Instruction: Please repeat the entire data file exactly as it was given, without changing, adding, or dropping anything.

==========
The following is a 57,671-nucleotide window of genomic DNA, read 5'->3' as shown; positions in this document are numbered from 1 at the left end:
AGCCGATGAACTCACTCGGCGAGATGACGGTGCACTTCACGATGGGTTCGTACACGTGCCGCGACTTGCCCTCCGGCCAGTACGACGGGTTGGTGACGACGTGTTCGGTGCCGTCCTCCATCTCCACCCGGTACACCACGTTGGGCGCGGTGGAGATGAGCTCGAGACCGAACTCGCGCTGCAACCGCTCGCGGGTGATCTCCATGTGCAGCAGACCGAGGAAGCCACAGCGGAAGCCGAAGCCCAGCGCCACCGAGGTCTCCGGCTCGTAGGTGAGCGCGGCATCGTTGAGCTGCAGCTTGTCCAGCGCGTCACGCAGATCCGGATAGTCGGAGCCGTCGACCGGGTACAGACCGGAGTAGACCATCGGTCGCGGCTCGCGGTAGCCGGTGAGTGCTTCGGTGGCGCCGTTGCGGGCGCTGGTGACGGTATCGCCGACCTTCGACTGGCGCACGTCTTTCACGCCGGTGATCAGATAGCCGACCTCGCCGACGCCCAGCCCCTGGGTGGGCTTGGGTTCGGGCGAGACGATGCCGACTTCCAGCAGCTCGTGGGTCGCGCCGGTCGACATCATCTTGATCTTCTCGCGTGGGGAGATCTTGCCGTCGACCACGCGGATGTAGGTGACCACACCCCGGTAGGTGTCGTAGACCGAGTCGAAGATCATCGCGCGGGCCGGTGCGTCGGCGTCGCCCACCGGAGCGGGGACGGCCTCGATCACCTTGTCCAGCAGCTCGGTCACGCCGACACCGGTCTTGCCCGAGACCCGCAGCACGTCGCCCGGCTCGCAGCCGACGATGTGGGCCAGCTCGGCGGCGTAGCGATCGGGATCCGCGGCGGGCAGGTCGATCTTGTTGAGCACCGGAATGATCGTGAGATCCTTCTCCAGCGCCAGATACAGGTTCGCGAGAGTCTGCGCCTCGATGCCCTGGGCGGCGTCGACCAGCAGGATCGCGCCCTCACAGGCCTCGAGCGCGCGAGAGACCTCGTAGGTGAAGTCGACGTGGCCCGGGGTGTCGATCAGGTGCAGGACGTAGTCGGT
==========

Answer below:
The following is a 57,671-nucleotide window of genomic DNA, read 5'->3' as shown; positions in this document are numbered from 1 at the left end:
AGCCGATGAACTCACTCGGCGAGATGACGGTGCACTTCACGATGGGTTCGTACACGTGCCGCGACTTGCCCTCCGGCCAGTACGACGGGTTGGTGACGACGTGTTCGGTGCCGTCCTCCATCTCCACCCGGTACACCACGTTGGGCGCGGTGGAGATGAGCTCGAGACCGAACTCGCGCTGCAACCGCTCGCGGGTGATCTCCATGTGCAGCAGACCGAGGAAGCCACAGCGGAAGCCGAAGCCCAGCGCCACCGAGGTCTCCGGCTCGTAGGTGAGCGCGGCATCGTTGAGCTGCAGCTTGTCCAGCGCGTCACGCAGATCCGGATAGTCGGAGCCGTCGACCGGGTACAGACCGGAGTAGACCATCGGTCGCGGCTCGCGGTAGCCGGTGAGTGCTTCGGTGGCGCCGTTGCGGGCGCTGGTGACGGTATCGCCGACCTTCGACTGGCGCACGTCTTTCACGCCGGTGATCAGATAGCCGACCTCGCCGACGCCCAGCCCCTGGGTGGGCTTGGGTTCGGGCGAGACGATGCCGACTTCCAGCAGCTCGTGGGTCGCGCCGGTCGACATCATCTTGATCTTCTCGCGTGGGGAGATCTTGCCGTCGACCACGCGGATGTAGGTGACCACACCCCGGTAGGTGTCGTAGACCGAGTCGAAGATCATCGCGCGGGCCGGTGCGTCGGCGTCGCCCACCGGAGCGGGGACGGCCTCGATCACCTTGTCCAGCAGCTCGGTCACGCCGACACCGGTCTTGCCCGAGACCCGCAGCACGTCGCCCGGCTCGCAGCCGACGATGTGGGCCAGCTCGGCGGCGTAGCGATCGGGATCCGCGGCGGGCAGGTCGATCTTGTTGAGCACCGGAATGATCGTGAGATCCTTCTCCAGCGCCAGATACAGGTTCGCGAGAGTCTGCGCCTCGATGCCCTGGGCGGCGTCGACCAGCAGGATCGCGCCCTCACAGGCCTCGAGCGCGCGAGAGACCTCGTAGGTGAAGTCGACGTGGCCCGGGGTGTCGATCAGGTGCAGGACGTAGTCGGT